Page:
Carved in the building’s limestone façade is the phrase “gut heil,” which means “good healing,” and a bust of Friedrich Ludwig Jahn, who founded the Turner Movement. It also sports the letters “FFST,” representing four German words that translate to English as healthy, upright, strong, and true. The building also served as an African-American Baptist Church for many years. Hope Café and funds raised from building rehabs and sales make a difference at Chicago Hope Academy, Muzikowski noted. “Among this year’s Chicago Hope Academy graduates, several have been accepted at prestigious schools including Brown, Columbia University, Notre Dame, and Lake Forest University, and we have been able to offer them scholarships toward defraying the cost.”
To see a Hope Café menu, log on to www.chicagohopecafe.com.
For more information or to rent the venue for an event, call (312) 857-6499.
To contact Chicago Hope Academy, call (312) 491-1600 or log on to www.chicagohopeacademy.org.
By Evan F. Moore
"NORTH LAWNDALE — James Ross, general manager of Hope Cafe in North Lawndale, believes in second chances. So much so that he employs the forgiven like himself to work at Hope Cafe alongside him.
"I got guys here in the community who couldn't get work anywhere else," Ross said. "There's guys who have felony records like myself. I know what it is like. The best way to stop a bullet is a job."
"I think people are inspired by us being here. It takes a lot to get footing here," Ross said. "We've been talking to some of the local initiatives in the neighborhood. It brings hope to the neighborhood. They see a local business that's giving back."
Most of the proceeds from the coffee shop go to Chicago Hope Academy, a Christian high school that helps undeserved students become ready for college. The school, 2189 W. Bowler St., was founded by Bob Muzikowski, the inspiration for Keanu Reeves' character in the 2001 film, "Hardball."
Muzikowski, who once spent time behind bars for a bar fight, said the school owns the coffee shop, which is doing well financially. He said the school-local business relationship is rooted in his Christian faith.
"People talk about Christianity, but we actually do it," Muzikowski said." We don't take one dime from the government. We solicit funds from donors."
Some of the school's students volunteer at the coffee shop, Ross said.
Ross, 33, said the lure of the street life is tough for many ex-felons to shake. He said Muzikowski approached him about opening the coffee shop in order to toss a gift to an old friend.
"I was in between getting out of what I was doing and getting married.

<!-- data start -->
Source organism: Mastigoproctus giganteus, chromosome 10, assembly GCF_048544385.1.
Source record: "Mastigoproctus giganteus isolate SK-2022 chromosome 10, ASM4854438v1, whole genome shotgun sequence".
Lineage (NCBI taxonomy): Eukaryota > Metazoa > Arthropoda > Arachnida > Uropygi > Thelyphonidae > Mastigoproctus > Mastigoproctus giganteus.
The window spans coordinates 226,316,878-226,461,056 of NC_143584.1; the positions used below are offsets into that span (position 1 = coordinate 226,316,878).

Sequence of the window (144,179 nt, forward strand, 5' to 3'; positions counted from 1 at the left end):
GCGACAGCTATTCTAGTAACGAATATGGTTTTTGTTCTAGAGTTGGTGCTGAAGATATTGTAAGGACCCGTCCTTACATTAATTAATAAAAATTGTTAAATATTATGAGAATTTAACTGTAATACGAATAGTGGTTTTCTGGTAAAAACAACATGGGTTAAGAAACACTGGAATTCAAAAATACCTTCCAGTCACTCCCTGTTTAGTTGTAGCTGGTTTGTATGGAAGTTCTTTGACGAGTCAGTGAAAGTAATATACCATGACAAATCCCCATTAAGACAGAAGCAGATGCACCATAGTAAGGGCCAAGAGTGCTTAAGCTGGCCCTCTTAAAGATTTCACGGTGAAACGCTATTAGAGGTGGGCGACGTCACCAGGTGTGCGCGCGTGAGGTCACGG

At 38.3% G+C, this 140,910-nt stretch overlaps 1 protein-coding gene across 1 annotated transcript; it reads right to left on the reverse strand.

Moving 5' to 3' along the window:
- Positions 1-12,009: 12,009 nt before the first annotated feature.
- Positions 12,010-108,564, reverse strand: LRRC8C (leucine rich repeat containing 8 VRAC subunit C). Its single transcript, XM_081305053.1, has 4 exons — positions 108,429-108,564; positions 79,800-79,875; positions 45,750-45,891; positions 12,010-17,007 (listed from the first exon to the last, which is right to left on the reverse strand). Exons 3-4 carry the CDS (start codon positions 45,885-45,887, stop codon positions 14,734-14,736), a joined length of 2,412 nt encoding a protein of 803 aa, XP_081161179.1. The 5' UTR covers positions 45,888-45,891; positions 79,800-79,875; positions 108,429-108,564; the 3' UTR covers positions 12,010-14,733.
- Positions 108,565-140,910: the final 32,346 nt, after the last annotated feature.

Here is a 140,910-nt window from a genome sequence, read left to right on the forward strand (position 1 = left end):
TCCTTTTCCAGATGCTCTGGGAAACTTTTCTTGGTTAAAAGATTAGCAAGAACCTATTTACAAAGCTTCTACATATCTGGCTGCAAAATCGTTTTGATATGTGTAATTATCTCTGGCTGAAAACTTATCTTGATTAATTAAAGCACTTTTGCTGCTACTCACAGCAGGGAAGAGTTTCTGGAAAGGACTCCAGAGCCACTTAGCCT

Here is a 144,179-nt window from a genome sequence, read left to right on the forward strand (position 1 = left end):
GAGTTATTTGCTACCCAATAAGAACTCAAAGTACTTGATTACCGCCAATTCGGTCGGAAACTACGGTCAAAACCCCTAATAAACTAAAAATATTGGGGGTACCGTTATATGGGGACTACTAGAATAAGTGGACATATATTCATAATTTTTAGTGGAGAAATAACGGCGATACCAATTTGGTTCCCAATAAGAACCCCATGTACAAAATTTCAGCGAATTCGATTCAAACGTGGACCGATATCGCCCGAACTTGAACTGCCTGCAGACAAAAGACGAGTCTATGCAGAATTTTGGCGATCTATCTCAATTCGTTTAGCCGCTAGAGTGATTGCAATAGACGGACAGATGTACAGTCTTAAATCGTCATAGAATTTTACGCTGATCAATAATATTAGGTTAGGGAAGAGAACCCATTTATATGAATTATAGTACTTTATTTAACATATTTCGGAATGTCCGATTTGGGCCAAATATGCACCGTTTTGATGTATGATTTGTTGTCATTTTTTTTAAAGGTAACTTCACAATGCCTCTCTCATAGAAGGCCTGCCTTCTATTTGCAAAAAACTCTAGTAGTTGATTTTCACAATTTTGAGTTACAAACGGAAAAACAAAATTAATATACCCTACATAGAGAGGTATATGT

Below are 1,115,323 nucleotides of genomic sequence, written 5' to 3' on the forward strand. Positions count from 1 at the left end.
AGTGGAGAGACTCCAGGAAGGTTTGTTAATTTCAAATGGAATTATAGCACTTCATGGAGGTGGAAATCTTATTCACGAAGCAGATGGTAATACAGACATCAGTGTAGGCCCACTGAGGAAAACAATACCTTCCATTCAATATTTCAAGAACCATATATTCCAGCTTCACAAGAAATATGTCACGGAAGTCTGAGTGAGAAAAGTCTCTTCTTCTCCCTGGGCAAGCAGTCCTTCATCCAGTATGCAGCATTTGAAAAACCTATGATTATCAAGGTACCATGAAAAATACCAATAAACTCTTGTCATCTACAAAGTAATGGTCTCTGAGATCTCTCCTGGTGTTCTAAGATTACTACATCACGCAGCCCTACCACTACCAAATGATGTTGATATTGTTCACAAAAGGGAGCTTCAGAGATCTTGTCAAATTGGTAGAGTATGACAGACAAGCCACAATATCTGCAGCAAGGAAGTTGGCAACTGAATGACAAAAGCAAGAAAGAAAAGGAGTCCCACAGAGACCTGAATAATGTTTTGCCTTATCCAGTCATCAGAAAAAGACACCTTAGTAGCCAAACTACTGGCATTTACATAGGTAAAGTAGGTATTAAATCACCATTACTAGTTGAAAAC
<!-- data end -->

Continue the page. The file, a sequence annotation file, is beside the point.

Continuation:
I needed something that was steady and during the day," Ross said. "When you're married, you don't want to work at night. Bob said, 'Let's get the coffee house started.'"
Hope Cafe also hosts Alcoholics' Anonymous meetings and Bible Study along with wedding, bridal showers and church fundraisers. Ross credits his Christian faith for helping him stay on the on the rigth path.
"I was trying to get away from the streets. I was sick and tired of living this lifestyle," Ross said. "I came to the lord. A friend told to come to the Lord. It's been seven years I've been walking with him. I haven't regretted it."
Ross also said that working and having a routine keeps him off the streets.
"When you're working for that paycheck, you're tired," Ross said. "You don't have time to mess around in the streets."
Kenard Crosby, 57 is an employee of Hope Cafe. He too has a criminal background. He said being gainfully employed can help ex-felons reintegrate themselves into society.
"That would cut down on the violence. It would give people some hope," said Crosby, a Hyde Park resident. "If they don't have something to look forward to, they will go right back into jail. Places like this helps."
Muzikowski said more businesses ought get involved in the schools in their communities.
"We need to open more faith-based schools," Muzikowski said. "We don't need more cops. We need to take it on ourselves."
The Hope Cafe plans to hold a one-year anniversary celebration next month. An exact date has yet to be determined, Ross said."
To create this innovative "photo novella," one of the country's leading photojournalist, Danny Wilcox Frazier, took photos of participants from our wonderful Affiliate location, Gilda's Club Chicago. The participants shared their stories and gave their time, energy and insight to make this possible. We visited amazing places in Chicago, including Millennium Park, a community garden, historical St. Gabe's church and the Chicago History museum. We shot one chapter at the Hope Cafe, a place of peace and hope founded and ran by individuals seeking a second chance after addiction and imprisonment. Our people and locations all shared one thing--a deep sense of hope.
Click here to download the Novllla PDF